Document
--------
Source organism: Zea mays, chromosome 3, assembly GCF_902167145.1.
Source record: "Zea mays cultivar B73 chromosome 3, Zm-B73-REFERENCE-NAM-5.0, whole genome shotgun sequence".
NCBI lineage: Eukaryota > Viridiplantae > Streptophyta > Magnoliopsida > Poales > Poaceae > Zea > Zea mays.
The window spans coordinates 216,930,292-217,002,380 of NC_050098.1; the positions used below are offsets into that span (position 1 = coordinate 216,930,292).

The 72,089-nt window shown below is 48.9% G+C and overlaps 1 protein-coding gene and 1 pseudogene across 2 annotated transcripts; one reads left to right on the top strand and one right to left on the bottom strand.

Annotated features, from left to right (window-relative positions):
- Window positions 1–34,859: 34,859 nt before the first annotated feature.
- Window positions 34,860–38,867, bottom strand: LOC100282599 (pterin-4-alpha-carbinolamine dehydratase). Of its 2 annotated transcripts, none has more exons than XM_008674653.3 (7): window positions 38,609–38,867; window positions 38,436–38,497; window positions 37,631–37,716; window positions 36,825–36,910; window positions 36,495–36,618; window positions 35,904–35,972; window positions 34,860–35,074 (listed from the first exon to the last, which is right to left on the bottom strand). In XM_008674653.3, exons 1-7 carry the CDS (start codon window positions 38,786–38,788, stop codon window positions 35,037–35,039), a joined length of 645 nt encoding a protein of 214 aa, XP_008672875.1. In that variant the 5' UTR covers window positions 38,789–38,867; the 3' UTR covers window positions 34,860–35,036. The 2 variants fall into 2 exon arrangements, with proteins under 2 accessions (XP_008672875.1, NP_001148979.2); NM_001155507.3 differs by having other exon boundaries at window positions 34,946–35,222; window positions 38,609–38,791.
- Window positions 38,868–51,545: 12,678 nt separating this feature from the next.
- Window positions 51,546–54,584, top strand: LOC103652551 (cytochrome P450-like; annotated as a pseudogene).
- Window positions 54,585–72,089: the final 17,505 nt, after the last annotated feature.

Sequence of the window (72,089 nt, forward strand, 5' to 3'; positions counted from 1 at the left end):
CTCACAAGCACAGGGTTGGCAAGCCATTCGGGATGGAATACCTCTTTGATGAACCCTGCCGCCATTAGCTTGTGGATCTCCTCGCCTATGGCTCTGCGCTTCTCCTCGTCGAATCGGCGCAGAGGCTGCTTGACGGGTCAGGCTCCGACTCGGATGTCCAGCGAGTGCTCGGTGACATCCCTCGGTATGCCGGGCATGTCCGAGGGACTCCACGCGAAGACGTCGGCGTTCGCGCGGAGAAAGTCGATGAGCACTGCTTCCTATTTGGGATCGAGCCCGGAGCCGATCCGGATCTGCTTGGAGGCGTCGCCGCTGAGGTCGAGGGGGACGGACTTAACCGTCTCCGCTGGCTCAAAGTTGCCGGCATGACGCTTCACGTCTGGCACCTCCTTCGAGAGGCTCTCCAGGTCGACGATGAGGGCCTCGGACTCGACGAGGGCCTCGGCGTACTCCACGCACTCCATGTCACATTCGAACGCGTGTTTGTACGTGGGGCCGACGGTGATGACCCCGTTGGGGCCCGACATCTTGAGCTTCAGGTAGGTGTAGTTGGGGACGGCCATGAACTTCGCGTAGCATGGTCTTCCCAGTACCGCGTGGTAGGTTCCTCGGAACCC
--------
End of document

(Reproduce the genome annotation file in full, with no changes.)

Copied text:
Source organism: Zea mays, chromosome 3, assembly GCF_902167145.1.
Source record: "Zea mays cultivar B73 chromosome 3, Zm-B73-REFERENCE-NAM-5.0, whole genome shotgun sequence".
NCBI lineage: Eukaryota > Viridiplantae > Streptophyta > Magnoliopsida > Poales > Poaceae > Zea > Zea mays.
The window spans coordinates 216,930,292-217,002,380 of NC_050098.1; the positions used below are offsets into that span (position 1 = coordinate 216,930,292).

The 72,089-nt window shown below is 48.9% G+C and overlaps 1 protein-coding gene and 1 pseudogene across 2 annotated transcripts; one reads left to right on the top strand and one right to left on the bottom strand.

Annotated features, from left to right (window-relative positions):
- Window positions 1–34,859: 34,859 nt before the first annotated feature.
- Window positions 34,860–38,867, bottom strand: LOC100282599 (pterin-4-alpha-carbinolamine dehydratase). Of its 2 annotated transcripts, none has more exons than XM_008674653.3 (7): window positions 38,609–38,867; window positions 38,436–38,497; window positions 37,631–37,716; window positions 36,825–36,910; window positions 36,495–36,618; window positions 35,904–35,972; window positions 34,860–35,074 (listed from the first exon to the last, which is right to left on the bottom strand). In XM_008674653.3, exons 1-7 carry the CDS (start codon window positions 38,786–38,788, stop codon window positions 35,037–35,039), a joined length of 645 nt encoding a protein of 214 aa, XP_008672875.1. In that variant the 5' UTR covers window positions 38,789–38,867; the 3' UTR covers window positions 34,860–35,036. The 2 variants fall into 2 exon arrangements, with proteins under 2 accessions (XP_008672875.1, NP_001148979.2); NM_001155507.3 differs by having other exon boundaries at window positions 34,946–35,222; window positions 38,609–38,791.
- Window positions 38,868–51,545: 12,678 nt separating this feature from the next.
- Window positions 51,546–54,584, top strand: LOC103652551 (cytochrome P450-like; annotated as a pseudogene).
- Window positions 54,585–72,089: the final 17,505 nt, after the last annotated feature.

Sequence of the window (72,089 nt, forward strand, 5' to 3'; positions counted from 1 at the left end):
CTCACAAGCACAGGGTTGGCAAGCCATTCGGGATGGAATACCTCTTTGATGAACCCTGCCGCCATTAGCTTGTGGATCTCCTCGCCTATGGCTCTGCGCTTCTCCTCGTCGAATCGGCGCAGAGGCTGCTTGACGGGTCAGGCTCCGACTCGGATGTCCAGCGAGTGCTCGGTGACATCCCTCGGTATGCCGGGCATGTCCGAGGGACTCCACGCGAAGACGTCGGCGTTCGCGCGGAGAAAGTCGATGAGCACTGCTTCCTATTTGGGATCGAGCCCGGAGCCGATCCGGATCTGCTTGGAGGCGTCGCCGCTGAGGTCGAGGGGGACGGACTTAACCGTCTCCGCTGGCTCAAAGTTGCCGGCATGACGCTTCACGTCTGGCACCTCCTTCGAGAGGCTCTCCAGGTCGACGATGAGGGCCTCGGACTCGACGAGGGCCTCGGCGTACTCCACGCACTCCATGTCACATTCGAACGCGTGTTTGTACGTGGGGCCGACGGTGATGACCCCGTTGGGGCCCGACATCTTGAGCTTCAGGTAGGTGTAGTTGGGGACGGCCATGAACTTCGCGTAGCATGGTCTTCCCAGTACCGCGTGGTAGGTTCCTCGGAACCC